Restaurants are a broad church, aren't they? With so much variation from specialists cuisines to rural or urban locations, small or large, there's is something for everyone. Itg is why the UK is a nation of foodies who just love booking their favourite table at their favourite restaurant time after time.
But is it all about the food and the setting? Of course not, because the restaurant itself will always be infused with the personality of its owner, founder or manager. Every little bit of the menu, the décor, and the way a restaurant is run is a reflection of the proprietor's personality, way of thinking and, in some cases, idiosyncrasies.
We think that's great, because take those elements away and you're left with a formulaic eatery of the type run by some of the national chains (which is fine by the way, we have nothing against formulaic national chains. There is a place for everything in our world!).
Sometimes, however, owners can go a little too far in expressing their personality. The owner of the UK's The Kitchen at London House, for example, recently caused a social media storm by withdrawing vegan dishes from the menu and subsequently posting a brutally honest justification to the inevitable backlash.
"You have chosen your lifestyle, it’s not a medical condition that you’ve been forced to endure through no fault of your own," the restaurateur said. "Your choice does not fit with our style of cooking. We respect your choice, and expect that you respect ours." He went on to cite “nasty” customers with a “"holier-than-thou" attitude.
Brave, honest, courting publicity or ill-advised? We're not sure (or, at least, we're not saying). But during one of our water-cooler moments at Favouritetable restaurant software's HQ we got thinking about other restaurants and their owners who have caused more than the occasional stir.
High profile chef, television star and writer Anthony Bourdain is never afraid to speak his mind, even if it causes a great deal of controversy. As with Ryanair boss Michael O'Leary, Bourdain certainly raises eyebrows among the F&B community with his brutally forthright views.
He famously said during an interview that he would poison then President Trump and Kim Jong-un if he was cooking for them before using a colourful expletive to describe the president of North Korea. He also once warned customers not to order fish on Mondays as it “wouldn't be fresh”.
One of Belgium's moist famous chefs is Karen Keygnaert, who held the accolade of being the country's only Michelin-starred female chef with her restaurant Restaurant A’Qi in Flanders.
Unusually, however, despite holding the coveted gong for five years, she'd had enough of the extreme scrutiny required to retain it and decided to give it back. Calling life under Michelin a curse and labelling the organisation itself outdated, Keygnaert closed Restaurant A’Qi and opened Cantine Copine instead, opting to leave Michelin well alone.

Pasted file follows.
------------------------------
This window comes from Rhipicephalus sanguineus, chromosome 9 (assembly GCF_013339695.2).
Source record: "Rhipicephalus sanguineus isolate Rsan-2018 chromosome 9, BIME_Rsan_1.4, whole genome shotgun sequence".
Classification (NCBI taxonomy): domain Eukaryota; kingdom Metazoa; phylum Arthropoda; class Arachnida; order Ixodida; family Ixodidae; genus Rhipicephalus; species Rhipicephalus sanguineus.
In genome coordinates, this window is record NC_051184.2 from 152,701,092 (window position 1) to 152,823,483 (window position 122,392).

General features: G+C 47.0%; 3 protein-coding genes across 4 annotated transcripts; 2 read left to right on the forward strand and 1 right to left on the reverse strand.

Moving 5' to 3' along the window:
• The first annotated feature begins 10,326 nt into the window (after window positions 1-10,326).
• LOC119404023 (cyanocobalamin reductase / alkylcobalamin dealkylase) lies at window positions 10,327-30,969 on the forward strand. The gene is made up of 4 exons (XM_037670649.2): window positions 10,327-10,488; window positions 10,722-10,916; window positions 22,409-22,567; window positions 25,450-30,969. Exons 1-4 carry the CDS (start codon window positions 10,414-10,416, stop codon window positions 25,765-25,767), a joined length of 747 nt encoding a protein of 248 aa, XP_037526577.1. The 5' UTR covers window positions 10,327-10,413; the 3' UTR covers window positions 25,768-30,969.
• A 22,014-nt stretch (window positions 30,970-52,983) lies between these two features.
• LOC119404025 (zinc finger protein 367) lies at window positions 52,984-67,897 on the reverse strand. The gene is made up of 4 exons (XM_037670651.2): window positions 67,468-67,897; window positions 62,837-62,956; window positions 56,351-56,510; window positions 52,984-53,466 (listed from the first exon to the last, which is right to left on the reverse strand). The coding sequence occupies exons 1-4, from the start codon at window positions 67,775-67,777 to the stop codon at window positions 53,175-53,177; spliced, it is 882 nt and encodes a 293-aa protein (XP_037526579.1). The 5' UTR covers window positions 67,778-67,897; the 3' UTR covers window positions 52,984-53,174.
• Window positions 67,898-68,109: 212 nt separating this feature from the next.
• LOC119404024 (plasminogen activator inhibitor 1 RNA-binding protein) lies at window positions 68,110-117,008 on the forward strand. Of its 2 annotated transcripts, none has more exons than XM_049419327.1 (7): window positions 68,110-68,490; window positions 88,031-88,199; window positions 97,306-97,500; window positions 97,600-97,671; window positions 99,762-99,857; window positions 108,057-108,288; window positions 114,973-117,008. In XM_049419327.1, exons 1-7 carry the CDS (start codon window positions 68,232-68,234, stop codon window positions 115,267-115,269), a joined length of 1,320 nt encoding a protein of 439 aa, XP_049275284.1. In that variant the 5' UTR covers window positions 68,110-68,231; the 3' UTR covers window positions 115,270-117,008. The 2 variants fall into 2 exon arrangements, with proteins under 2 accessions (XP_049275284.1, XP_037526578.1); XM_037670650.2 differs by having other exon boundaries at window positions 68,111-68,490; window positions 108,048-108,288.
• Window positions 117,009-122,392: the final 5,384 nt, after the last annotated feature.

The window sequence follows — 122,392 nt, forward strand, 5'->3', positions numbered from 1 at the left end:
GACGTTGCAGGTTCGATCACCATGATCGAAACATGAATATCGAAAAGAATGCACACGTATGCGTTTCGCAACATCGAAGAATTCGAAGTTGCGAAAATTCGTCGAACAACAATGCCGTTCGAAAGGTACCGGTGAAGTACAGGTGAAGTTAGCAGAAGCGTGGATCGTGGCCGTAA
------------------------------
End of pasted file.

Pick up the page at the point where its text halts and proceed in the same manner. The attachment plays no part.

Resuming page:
Speaking of Michelin-starred chefs, British restaurateur Marco Pierre White's antics have brought him a fair degree of attention, too. For a chef who held three stars and trained under Albert and Michel Roux, he isn't afraid to speak his mind or let his actions do the talking.
Sending more than fifty would-be eaters away from one of his restaurant's certainly gained column inches at the time while dividing opinion. Likewise, he once told a national newspaper that in response to a diner's complaint about the dining room's temperature being too hot, he slashed the customer's jacket with a knife in order to improve air flow.
Ex-anti-drugs counsellor Drummer is something of an enigma in the food & beverage world, because despite being a hugely capable chef and business woman, her company Elevation VIP Cooperative has chosen to focus on dishes containing cannabis.
Describing herself as a “born-again” chef, Drummer says the dishes she produces at her Los Angeles premises are full of flavour, use locally sourced medicinal marijuana, are organic, seasonal and contain healing qualities. Her mission is to “change the perception of cannabis from being a gateway drug to something akin to aloe”.
Michel Roux and his brother Albert Roux are no strangers to international acclaim, owning and running their multiple Michelin-starred restaurants The Waterside Inn and Le Gavroche restaurants here in the UK.
Michel, however, was branded as being behind the times and out of date when he announced a ban on photograph-taking within any of his establishments. Social media commentators – and even some famous chefs – were quick to lambast Roux for not recognising the photograph-taking culture popularised by current generations and alienating millennials. His response didn't help his cause when he said “what are they doing? Maybe once during the meal you want to take a little photo of something because it's unusual, but what about the flavours?”.
So, there you have some of our favourite anecdotes about controversial restaurateurs or chefs. We're not saying we agree or disagree with any of them, but we do think that a bit of personality certainly adds to the flavour of the restaurant experience.
Favouritetable is restaurant management software which includes a range of tools to enhance value, from beautifully crafted online booking through to personalised guest communications.
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